The following is the result of the ballot in Cape Town for Members to the Legislative Council.
John FAIRBAIRN, 446 – F.W. REITZ, 381 – Sir A. STOCKENSTROM, 351 – Adv. C.J. BRAND Sen, 341 – W. FLEMING, 129 – J.H. WICHT, 123 – Adv. DE WET, 108 – T.B. BAYLEY, 54 – J.J. MEINTJES, 49 – H.E. RUTHERFOORD, 48 – J.J.L. SMUTS, 35 – H.C. JARVIS, 25 – P.G. BRINK, 20 – A. McDONALD, 8 – O.J. TRUTER, 7 – J.B. EBDEN, 7 – John BARRY, 5 – Thos. ANSDELL, 4 – Henry SHERMAN, 4 – John STEIN, 4 – H. ROSS, 3 – C. MAYNARD, 3 – And. BRINK Ds, 3 – W.M. HARRIS, 3 – D.G. VAN BREDA, 3 – G.W. PRINCE, 2 – P.HEUGH, 2 – J.A.H. WICHT, 2 – W. SMITH, Cape Town, 2 – G. JARVIS, 1 – J. GIE, 1 – ZIERVOGEL, 1 – Dr. ATHERSTONE, 1 – O’CONNEL, 1 – Wm. GADNEY, 1 – E. EAGER, 1 – J. McGREGOR, 1 – W. MASKEW, 1 – W. SMITH, Port Elizabeth, 1 – J.F. HOFMEYER, 1 – F. DUCKETT, 1 – C.J. BLANCKENBERG, 1 – Advocate EBDEN, 1
Tuesday 4 June 1850
The inhabitants of Graham’s Town are up at last and ballotting for members for the new Council. They are determined to vote for none but Separationists. We admire their spirit; but are they not taking the edge off one of the best arguments for Separation, viz, the impossibility of obtaining residents in the Eastern Province to represent our interests at so distant a point as Cape Town.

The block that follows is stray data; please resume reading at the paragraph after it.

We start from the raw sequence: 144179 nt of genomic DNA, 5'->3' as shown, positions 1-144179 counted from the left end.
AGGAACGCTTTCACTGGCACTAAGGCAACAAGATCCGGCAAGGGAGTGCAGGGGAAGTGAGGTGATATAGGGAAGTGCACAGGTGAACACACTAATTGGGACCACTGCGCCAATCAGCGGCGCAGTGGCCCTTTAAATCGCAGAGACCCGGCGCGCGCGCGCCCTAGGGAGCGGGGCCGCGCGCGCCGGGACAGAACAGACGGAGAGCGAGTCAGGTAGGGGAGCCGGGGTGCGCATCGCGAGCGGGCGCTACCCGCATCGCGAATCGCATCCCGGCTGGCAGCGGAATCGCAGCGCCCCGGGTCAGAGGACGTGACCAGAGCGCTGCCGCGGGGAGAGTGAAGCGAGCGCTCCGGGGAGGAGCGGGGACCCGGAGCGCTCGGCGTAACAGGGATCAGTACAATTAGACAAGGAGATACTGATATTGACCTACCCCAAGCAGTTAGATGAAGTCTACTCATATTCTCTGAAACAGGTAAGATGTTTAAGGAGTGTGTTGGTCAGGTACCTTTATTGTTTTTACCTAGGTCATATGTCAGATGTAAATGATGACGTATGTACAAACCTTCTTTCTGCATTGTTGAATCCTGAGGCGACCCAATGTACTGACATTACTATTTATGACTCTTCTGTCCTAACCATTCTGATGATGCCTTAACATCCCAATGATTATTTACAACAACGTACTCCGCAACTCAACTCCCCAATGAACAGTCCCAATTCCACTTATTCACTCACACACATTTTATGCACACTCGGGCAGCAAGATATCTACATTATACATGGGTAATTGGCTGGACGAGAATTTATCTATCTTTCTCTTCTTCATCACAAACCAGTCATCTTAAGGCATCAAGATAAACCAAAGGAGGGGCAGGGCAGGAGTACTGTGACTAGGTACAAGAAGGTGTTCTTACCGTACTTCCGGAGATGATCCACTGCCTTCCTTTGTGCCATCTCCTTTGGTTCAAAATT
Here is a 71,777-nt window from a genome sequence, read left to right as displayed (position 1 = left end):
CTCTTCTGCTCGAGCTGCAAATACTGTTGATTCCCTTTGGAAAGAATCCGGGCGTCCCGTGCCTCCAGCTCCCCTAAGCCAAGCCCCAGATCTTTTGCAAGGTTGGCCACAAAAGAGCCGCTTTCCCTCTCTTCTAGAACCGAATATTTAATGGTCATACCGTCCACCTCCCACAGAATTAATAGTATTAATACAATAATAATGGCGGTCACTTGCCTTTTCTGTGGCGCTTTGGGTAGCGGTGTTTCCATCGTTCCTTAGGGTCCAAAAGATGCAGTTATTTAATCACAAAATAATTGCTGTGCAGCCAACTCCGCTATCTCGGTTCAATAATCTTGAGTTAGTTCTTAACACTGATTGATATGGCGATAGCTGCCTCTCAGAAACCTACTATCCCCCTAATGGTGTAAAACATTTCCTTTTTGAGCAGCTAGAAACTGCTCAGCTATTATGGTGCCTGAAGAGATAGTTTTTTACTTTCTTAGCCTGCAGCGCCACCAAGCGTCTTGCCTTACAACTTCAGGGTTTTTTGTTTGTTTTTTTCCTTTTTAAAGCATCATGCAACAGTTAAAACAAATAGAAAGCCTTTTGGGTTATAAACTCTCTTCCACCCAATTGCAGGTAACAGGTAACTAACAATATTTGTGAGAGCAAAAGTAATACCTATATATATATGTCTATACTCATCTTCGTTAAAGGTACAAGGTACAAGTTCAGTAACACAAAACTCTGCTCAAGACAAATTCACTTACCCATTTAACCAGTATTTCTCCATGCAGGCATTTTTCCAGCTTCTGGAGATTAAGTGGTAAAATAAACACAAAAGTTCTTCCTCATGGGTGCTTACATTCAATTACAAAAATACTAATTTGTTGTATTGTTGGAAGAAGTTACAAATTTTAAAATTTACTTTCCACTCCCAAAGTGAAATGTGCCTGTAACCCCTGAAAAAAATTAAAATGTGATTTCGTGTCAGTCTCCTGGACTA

Tuesday 18 June 1850
By the Rev F.M. McCleland AB (TCD)
A daughter of Mr. ATTREE, baptised Emma.
A son of Mr. SILLS, baptised William David.
A son of Mr. SUTHERLAND, baptised Francis William Alexander.
Tuesday 25 June 1850
Ivory, Wood and Metal Turner
Respectfully informs the Inhabitants of Port Elizabeth that he has commenced Business in the Stationery and Cutlery Line in the Main-street
(Between Mrs. MORRELL and Messrs REED & Co Butcher’s Shop)
G.A. having received from England an assortment of Account, Pocket, School and Story Books; Plain, Embossed, Perforated Papers, Envelopes &c; Table, Pocket and Pen Knives; Scissors, Razors, Strops and Cases, Combs; Nail, Shaving Tooth and Hair Brushes; Ladies’ Reticules, Pin Cushions, Brooches, Silver Pencil Cases, Thimbles &c; Steel and Quill Pens, Shirt Studs, Perfumes, Fancy Soaps, with a great variety of other articles of use and ornament.
Cornice Rings, Poles, Table Legs and all descriptions of Turning
On the Shortest Notice
At the Lowest price – for Cash